See Snapshots archive.
Snapshot for April 4, 2007.
Current recovery great for profits, poor by most other measures
Recent data regarding fourth quarter (2006) growth in U.S. gross domestic product (GDP) allows us to examine how the current recovery, now entering its fifth year, stacks up against the other recoveries since World War II that lasted as long. This assessment can shed light on the effectiveness of macroeconomic policies enacted in the name of improving economic growth.
This much is clear: the current recovery substantially lags the historical average in GDP growth, employment growth, investment in equipment and software, and, with the deflating housing market, even in residential investment.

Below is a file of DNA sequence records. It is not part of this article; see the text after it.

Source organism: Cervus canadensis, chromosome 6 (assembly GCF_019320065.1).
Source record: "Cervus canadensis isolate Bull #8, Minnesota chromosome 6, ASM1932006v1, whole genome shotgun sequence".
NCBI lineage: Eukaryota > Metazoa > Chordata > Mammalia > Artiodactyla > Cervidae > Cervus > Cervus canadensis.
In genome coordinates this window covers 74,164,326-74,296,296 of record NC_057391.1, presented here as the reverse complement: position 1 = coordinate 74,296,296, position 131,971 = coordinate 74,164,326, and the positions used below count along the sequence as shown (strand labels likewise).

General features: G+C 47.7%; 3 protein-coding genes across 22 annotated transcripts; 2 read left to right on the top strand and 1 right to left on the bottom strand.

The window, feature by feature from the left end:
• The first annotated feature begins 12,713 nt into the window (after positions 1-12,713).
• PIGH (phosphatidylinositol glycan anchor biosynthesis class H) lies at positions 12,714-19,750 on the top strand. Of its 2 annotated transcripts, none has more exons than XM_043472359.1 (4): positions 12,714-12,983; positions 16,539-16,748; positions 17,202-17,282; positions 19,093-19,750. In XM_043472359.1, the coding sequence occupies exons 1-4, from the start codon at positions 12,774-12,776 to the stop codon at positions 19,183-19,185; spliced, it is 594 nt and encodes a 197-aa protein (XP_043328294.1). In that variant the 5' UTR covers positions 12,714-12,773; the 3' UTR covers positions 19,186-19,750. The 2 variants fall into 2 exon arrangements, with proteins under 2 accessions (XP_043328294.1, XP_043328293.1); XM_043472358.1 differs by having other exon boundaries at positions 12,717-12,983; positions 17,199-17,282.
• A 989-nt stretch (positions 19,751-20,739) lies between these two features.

Conversely, corporate profit growth in the current recovery (despite a 3% dip in the last quarter of 2006) has been almost twice as rapid as in the past.
In short, the current recovery looks weak on all measures except profit growth. As a policy lesson, the large tax cuts of 2001 and 2003, which have had ample time to affect the economy by now, have failed to deliver economic performance that even matches up to the past average.
Source: Author’s calculations from data taken from the Bureau of Economic Analysis (BEA), National Income and Product Accounts (NIPA), and the Bureau of Labor Statistics (BLS).